Marsh Bird With Long Legs
There are many different types of birds out there, ones with long beaks, long-tail feathers, mohawks, and more, but what about ones with seriously long legs?
There is nothing quite as beautiful or joyous as a tall bird with long legs standing in the marge.
Long-legged birds such as cranes stand on their long legs which serve as stilts in aquatic habitats such as the Marsh but cranes are not the only species.
There are plenty more birds with long legs that you can find in marshes and swamp lands and this article takes a closer look.
They are not only known for their legs and their length but a lot of them are known for playing a vital role in fragile swamp and marsh ecosystems, as well as their special foraging techniques.
You will often find them standing tall in the marsh, looking around at their environment, or searching for prey. Let’s jump in.
First on our list of long-legged birds is the Great Egret. The Great Egret is around 2.6-3.4 feet in length and can weigh up to 3.3 pounds.
It has very bright and bold yellow eyes and beautiful white plumage.
In their mating season, they have stunning feather plumes and these extend back across their tail. They show these off to impress and find a mate.
They can be found all over the country and breed throughout the US, however, they like salt and fresh marshes, as well as marshy ponds and tidal flats along the Atlantic coastline.
They have very long and distinguishable legs which allow them to stand high in shallow water when looking for prey.
It also has a retracted neck, which makes it different from other species of heron.
It has a direct flight and this means it flies in a straight path, flapping their wings and relying on its large wings to take off.
Another of the same species, the Cattle Egret is commonly found in the marshes, but also pastures, meadows, flood plains, and swamps.
They originate from Africa and spread in the 19th century, which means you can now find them in North and South America, as well as Europe, Asia, Australia, and of course, Africa.
They are the only white egret with a yellow bill and legs of the same color.
The Cattle Egret uses their long legs to observe the environment around them whilst also catching flying insects.
It mostly feeds on water insects such as dragonflies but will also swallow amphibians and snakes. This is very common in the heron species.
They have adapted to human activities and will sometimes congregate by airport runways.
They do this to wait for the airplanes to take off and blow insects from the grass. When they are near humans, it is estimated they can gather 50% more food.
The Snowy Egret can weigh up to 11 ounces and measure up to 12 inches. They are Tricolored and breed in southeastern New Mexico as well as Texas.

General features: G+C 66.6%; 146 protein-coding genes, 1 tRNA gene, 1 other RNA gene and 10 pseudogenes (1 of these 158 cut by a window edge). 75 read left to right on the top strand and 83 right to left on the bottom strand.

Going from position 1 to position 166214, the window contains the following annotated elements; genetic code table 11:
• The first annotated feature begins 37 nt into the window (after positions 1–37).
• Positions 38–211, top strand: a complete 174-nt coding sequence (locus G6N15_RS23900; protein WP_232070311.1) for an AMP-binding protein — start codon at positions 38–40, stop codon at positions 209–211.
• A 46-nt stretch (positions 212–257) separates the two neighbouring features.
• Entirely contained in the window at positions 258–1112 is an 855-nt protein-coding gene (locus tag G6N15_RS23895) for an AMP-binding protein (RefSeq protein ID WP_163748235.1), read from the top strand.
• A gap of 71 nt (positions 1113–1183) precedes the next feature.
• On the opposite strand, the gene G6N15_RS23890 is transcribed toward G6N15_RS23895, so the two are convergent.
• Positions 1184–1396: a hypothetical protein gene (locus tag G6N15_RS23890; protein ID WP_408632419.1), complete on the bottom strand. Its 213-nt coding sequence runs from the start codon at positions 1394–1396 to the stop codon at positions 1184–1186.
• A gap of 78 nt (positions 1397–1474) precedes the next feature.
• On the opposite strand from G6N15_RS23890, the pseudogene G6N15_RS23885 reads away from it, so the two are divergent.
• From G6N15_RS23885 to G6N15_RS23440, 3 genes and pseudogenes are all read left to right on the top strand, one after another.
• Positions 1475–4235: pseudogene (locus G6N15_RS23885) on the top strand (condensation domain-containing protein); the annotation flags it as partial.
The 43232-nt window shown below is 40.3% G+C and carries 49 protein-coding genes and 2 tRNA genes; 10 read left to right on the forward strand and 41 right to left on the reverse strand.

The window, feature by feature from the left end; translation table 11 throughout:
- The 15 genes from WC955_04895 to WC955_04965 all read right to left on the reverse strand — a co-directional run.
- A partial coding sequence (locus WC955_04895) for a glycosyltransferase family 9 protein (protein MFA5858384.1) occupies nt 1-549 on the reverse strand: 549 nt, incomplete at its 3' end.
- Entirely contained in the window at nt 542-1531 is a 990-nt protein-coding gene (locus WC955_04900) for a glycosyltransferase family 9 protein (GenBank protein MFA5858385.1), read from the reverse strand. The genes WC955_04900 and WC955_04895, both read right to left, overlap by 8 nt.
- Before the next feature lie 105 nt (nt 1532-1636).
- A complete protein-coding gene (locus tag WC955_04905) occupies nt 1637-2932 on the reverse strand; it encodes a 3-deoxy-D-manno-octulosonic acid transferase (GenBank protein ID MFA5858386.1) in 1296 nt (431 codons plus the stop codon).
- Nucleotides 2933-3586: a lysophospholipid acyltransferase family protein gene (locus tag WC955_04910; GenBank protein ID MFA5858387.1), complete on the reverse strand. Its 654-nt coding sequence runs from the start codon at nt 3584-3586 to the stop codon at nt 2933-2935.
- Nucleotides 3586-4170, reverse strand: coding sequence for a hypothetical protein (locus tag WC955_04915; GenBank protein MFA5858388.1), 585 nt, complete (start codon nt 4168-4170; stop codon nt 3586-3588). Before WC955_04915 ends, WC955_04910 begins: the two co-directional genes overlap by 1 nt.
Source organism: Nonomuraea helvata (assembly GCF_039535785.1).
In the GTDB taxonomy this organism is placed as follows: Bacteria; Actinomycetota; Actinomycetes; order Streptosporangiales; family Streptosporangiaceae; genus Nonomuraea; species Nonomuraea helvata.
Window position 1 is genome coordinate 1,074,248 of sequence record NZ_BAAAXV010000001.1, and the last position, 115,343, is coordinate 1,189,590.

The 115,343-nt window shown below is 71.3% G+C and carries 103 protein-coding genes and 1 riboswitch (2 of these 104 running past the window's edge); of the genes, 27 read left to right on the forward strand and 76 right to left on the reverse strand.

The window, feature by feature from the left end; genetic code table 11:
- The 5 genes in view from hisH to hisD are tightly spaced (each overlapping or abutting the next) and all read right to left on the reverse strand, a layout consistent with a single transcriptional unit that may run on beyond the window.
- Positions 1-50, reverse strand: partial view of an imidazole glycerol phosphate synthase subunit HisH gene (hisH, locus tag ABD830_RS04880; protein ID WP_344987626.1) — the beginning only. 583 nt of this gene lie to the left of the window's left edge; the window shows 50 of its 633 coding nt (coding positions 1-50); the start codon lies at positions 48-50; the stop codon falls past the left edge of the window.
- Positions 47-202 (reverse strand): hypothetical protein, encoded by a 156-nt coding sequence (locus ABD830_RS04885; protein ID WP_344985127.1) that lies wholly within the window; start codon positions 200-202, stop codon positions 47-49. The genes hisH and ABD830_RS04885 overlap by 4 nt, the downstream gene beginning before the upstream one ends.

They like to reside along the Gulf and Atlantic coasts, all the way to Maine. They spend most of their winter in northern South America and sometimes the West Indies.
Snowy Egrets like to use their long stilt-like legs to fish in the salt marshes or other coastal ponds, swamps, mudflats, lagoons, and mangrove islands.
It is the only dark-colored heron with a white belly and this helps bird watchers easily identify them.
They used to be known as the Louisiana Heron until the chagrin of many different Louisianan ornithologists changed its name.
The whooping crane is around 5.2 feet and weighs up 19 pounds which makes it a very large bird on the list!
It was once spread across North America, from Utah to New England, but there is now only a single wild population that moves between the breeding grounds in the north of Canada and the wintering ground on the coast in Texas.
The bird loves to spread their wings in the marshes and ponds and will eat anything they find such as mollusks, small mammals, fish, frogs, and crustaceans.
It will use its long legs to spot and grab anything it can get its hands on to eat.
They are the tallest bird in North America but their main cause of death across the country is adult cranes colliding with power lines in the migration process.
However, whooping cranes often lay two eggs and choose only one chick to raise.
This means it is easy for local biologists to remove and incubate the eggs to increase their declining population.
This long-legged bird breeds from Oregon to Minnesota in North America, but live down south in Texas and New Mexico too.
They like to spend their winters down south in California and Louisiana and they love the coastal marshes which are warmer down in these parts of the country.
They like to eat any small invertebrates they find, as well as fish and frogs and they have some of the thickest legs out of all the marsh birds on this list.
The biggest White-Faced Ibis colony around the world is found in the Great Salt Lake marshes in Utah, yet the populations of white-faced ibises are decreasing due to local threats such as wetland drainage and the rise in people using pesticides across the country.
We hope you have enjoyed this article on marsh birds with long legs and next time you are near the marshes, you can keep your eye out for a few yourself.
They are spectacular birds and are worth a bird-watching trip if you are in the area.
You will often find these birds standing tall with their long legs in the marsh, looking for prey or observing their habitat, a true spectacle.